TEHRAN (Press Shia) – An American political commentator said Europe is sick and tired of its “toadying role” in the face of Washington, noting that this is mainly because the US is “losing its hegemonic grip”.
“…It is becoming clear that the US is losing its hegemonic grip, and the countries that ignore its arrogant bleating might wind up better off. This is what is happening throughout Africa and Asia with respect to China, and I think Europe is getting sick of its toadying role vis a vis the US. They are losing too many opportunities,” Daniel Patrick Welch, from Boston, told Press Shia.
Daniel Patrick Welch is a writer of political commentary and analysis. An outspoken critic of US foreign policy, he lives in the city of Salem with his wife Julia. Together they run The Greenhouse School (http://www.greenhouseschool.org). He has traveled widely, speaks five languages and studied Russian History and Literature at Harvard University.
Following is the full text of the interview:
Press Shia: US Secretary of State Mike Pompeo announced recently thatWashington would jointly host a global summit focused on Iran and theMiddle East in Warsaw. However, US officials later backed off and saidthe summit will not focus on Iran. What is your take on the move bythe US administration?
Welch: I think the idea that the US floated, MESA–the so-called "ArabNATO"–was something of a dud. Plus, the US and Poland are very keenon punishing Iran, but the rest of Europe is basically sick of thesanctions and looking more toward normalization of business relations
with Iran. The sanctions are costing a lot of people money, not justthe IRI.
Press Shia: The European parties to the 2015 nuclear deal have finalized a much-awaited transactions channel with Iran aimed at protecting trade ties with Tehran against American sanctions, German media say. Do you believe that European nations can continue resisting Washington’s pressure campaign?
Welch: I think they had better do if they know what is good for them. As wehave seen with Venezuela, European former imperial powers are quick toclose ranks with the US no matter how immoral or destructive itspolicy blunder. If they can't find the spine to push back against a clumsy and outright coup d'état, it's hard to see them followingthrough with this. But there are powerful forces that need to restarttrade with Iran, so it has a better than average chance. Moreover, itis becoming clear that the US is losing its hegemonic grip, and thecountries that ignore its arrogant bleating might wind up better off.This is what is happening throughout Africa and Asia with respect toChina, and I think Europe is getting sick of its toadying role vis avis the US. They are losing too many opportunities.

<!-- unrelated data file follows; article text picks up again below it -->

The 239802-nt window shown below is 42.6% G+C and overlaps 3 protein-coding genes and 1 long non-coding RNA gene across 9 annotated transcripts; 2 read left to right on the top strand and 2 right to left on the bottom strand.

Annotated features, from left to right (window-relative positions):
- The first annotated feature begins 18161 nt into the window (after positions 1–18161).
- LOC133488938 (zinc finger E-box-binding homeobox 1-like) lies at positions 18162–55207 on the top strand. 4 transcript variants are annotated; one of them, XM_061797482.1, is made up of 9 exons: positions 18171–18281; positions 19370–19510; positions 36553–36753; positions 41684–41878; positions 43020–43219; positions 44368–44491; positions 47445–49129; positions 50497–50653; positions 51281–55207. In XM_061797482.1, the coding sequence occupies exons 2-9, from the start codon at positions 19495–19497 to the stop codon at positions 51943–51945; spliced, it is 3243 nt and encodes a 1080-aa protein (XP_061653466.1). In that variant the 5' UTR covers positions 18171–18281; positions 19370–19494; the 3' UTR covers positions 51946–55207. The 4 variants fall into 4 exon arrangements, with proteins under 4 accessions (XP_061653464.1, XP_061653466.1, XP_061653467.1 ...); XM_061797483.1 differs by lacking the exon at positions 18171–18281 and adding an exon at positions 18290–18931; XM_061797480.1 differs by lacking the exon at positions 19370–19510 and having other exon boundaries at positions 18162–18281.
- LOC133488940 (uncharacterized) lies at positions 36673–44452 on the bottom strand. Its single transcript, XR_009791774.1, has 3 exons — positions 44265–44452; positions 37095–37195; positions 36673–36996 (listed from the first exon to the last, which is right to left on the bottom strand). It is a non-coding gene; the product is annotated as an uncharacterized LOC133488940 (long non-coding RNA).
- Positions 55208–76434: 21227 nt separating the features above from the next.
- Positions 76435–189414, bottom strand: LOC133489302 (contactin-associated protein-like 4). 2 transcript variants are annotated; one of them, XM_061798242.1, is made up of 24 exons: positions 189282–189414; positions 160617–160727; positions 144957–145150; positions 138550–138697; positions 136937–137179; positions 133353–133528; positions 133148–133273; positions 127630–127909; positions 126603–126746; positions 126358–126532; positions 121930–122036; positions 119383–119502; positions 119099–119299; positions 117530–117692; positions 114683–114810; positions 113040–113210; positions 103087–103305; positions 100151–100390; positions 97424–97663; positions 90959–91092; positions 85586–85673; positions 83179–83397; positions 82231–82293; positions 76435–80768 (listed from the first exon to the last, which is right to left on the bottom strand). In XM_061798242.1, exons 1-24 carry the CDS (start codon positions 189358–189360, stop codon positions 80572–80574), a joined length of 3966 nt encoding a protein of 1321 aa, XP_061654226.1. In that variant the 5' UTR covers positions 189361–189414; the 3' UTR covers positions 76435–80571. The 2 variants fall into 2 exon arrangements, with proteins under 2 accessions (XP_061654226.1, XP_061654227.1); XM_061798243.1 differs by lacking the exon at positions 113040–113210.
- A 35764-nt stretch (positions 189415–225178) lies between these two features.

Press Shia: What might the future hold for Iran-EU ties as well as the2015 nuclear deal between Tehran and world powers?
Welch: Again, I think there is a disconnect between current bullying and thesweep of history in the longer run. The US still holds enormous power,not only with its invasive military penetration in virtually everycountry on the planet but also the size of its economy and solid (butslipping) control over the dollar as a reserve currency for trade. Butthe writing is on the wall, and the more astute can not only see but*act* on the reality of a declining empire. US empire no longercommands as it once did; its demise, though not imminent, is much morelikely to be precipitous than gradual. In this sense, Iran's increasingcooperation with China, Russia etc. is the future. It is to be hopedthat the US doesn't take out too many people on its way down.